I was only 16 when I discovered that I was pregnant and while I’ve never regretted my decision to become a young parent, having a baby at that age definitely gives you a rude awakening about life and the world around you. Here’s what I learned from becoming a teen mom:
People are judgmental AF. People love to talk crap, and when they do, sometimes they don’t care if you’re right there and you can clearly hear them. If they want to tell your other friends how much of a promiscuous woman you are or that you were just overwhelmed with the feeling of being in love, they’ll say it and it won’t matter if you’re at the same table eating lunch.
You can’t always count on your family. When something not-so-good happens to you at a young age, like getting pregnant, your family and relatives have to take some time to process things. Unfortunately in my case, getting pregnant at 16 made me realize that even in families, there are fake people. There were those who’d pretend to want to help but really, they just wanted to see me have the toughest time in my life so that they could gossip about it with my other cousins.
The maternal instinct is real. Obviously, young and pregnant equates to hella confused. This is when maternal instinct will talk to you like an old friend—at least it did for me. It’s like it was there this whole time and it had been keeping tabs on me. After I gave birth, it awoke something in me that I never knew I had. Suddenly I just knew what was happening with my child and I developed a bit of a sixth sense about parenting. Of course, that’s definitely not to say I knew everything or that I do now—far from it—but it’s amazing the intuition about motherhood just kinda kicked in for me.
Postpartum depression is a bitch. I used to think that postpartum depression was only in the movies and wasn’t real. Well, it’s not and it definitely is. Struggling after giving birth is normal, happens to so many women, and is absolutely devastating. I didn’t get any help because I was in denial and too afraid, but what helped me make it through was simply reminding myself multiple times every single day that I could do it. I could and would be a good mom and I wouldn’t let my child down. Thankfully, that worked for me, but most women need more, and there’s no shame in that.
Some guys are plain douchebags. How I wish I learned this lesson sooner—but still, better late than never at all. Some guys just tell you everything you want to hear and make you feel so loved but when you get knocked up, they bail. In my case, this ended up being a good thing. When I started to get the feeling that he was trying to figure out how to leave as peacefully as possible, I decided I’d do it for him. I left and brought my kid with me and until now, seven years later, the jerk has still not made any effort to get in touch with me or to inquire about his kid. This just proves my hypothesis that a) he’s as immature as he was when I met him and b) he’s an absolute jerk.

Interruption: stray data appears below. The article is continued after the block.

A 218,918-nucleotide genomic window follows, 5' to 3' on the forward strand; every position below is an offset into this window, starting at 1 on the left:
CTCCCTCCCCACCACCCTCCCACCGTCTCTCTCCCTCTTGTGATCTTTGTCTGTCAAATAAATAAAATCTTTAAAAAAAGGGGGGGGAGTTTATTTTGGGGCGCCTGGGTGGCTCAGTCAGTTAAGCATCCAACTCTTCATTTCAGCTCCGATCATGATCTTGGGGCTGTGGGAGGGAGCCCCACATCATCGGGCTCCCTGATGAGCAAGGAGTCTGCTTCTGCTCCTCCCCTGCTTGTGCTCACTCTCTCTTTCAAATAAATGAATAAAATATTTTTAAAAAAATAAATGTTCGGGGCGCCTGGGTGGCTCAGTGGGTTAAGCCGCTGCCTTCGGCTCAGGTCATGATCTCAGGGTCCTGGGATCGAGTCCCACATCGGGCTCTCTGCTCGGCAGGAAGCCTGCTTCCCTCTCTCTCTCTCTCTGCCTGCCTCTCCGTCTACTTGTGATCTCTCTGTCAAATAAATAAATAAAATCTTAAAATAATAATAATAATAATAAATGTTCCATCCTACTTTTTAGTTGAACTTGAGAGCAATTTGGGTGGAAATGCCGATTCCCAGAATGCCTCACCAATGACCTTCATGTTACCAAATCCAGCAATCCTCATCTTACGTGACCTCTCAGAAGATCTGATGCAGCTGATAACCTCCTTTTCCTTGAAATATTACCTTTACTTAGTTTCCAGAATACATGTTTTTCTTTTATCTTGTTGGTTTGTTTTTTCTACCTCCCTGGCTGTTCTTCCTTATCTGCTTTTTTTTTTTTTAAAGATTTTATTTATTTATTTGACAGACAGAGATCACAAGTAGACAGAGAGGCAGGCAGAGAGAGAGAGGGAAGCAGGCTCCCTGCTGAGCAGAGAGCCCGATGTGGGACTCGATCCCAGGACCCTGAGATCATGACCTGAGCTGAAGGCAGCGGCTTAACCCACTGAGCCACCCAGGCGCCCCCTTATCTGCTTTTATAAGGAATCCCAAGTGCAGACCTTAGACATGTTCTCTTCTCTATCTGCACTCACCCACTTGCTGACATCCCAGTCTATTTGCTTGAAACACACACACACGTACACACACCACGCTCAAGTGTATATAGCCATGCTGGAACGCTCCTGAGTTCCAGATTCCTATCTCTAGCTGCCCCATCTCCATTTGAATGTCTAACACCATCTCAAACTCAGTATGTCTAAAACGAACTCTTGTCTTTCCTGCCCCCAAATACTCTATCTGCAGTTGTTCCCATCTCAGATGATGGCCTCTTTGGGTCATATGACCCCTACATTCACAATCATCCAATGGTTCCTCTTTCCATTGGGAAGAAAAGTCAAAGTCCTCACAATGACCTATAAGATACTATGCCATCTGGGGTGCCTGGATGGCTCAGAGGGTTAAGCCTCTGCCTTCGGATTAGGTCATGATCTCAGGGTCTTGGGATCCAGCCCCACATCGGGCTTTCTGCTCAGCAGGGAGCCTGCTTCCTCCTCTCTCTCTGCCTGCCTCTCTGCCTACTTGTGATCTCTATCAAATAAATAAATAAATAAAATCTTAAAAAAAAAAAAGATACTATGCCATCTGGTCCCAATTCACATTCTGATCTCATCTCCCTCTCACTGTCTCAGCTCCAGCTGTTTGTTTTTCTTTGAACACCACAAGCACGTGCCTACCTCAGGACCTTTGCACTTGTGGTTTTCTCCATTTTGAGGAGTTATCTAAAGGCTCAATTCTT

Motherhood is inexplicably magical. Despite the fact that I didn’t get more than four hours of uninterrupted sleep for about five years after I gave birth, being a mom was and is still magical and I can’t even explain why. It’s tiring, stressful, and confusing on so many levels but somehow, it also feels like I’ve accomplished so much in a day. I love seeing this little person I created continue to grow and learn in the world. It’s amazing.
Getting pregnant is one great way to sift through your friends. The fake ones out themselves pretty much right away. The people you thought would stick with you through thick and thin might just be the ones who will be the first to judge you and gossip about your pregnancy. That happened to me, and frankly, I was glad I found out sooner rather than later that when it all hits the fan, they wouldn’t be there for me.
You’ll cry more than you ever thought possible. In motherhood, especially when you’re only 16, there will be moments when all you want to do is cry your heart out and you’re not even sure why—trust me, I know. Unfortunately, you can’t always act on that desire because you don’t want your child to see you upset or to think anything is wrong. This is when you will learn that crying from the inside is possible and that you can cry your heart out without shedding one actual tear.
You’ll be defined by it for the rest of your life. No matter how hard you try, some people don’t just understand the word growth. For them, getting pregnant at 16 means you’re promiscuous and that you’re promiscuous forever. It sucks but it’s the reality. Despite the fact that it’s been nearly a decade since I had my child, it still seems to be the most defining thing about my life to the people in it. Maybe one day that will change but I’m not counting on it.
I’m not straight. I thought my aversion to getting back into the dating scene was just me being afraid of getting pregnant and/or screwed over again but apparently, it’s not. It took a lot of time and self-reflection but I eventually realized that I’m actually queer. Once I understood that about myself, my whole life—and my ability to be a great mom—got so much better.
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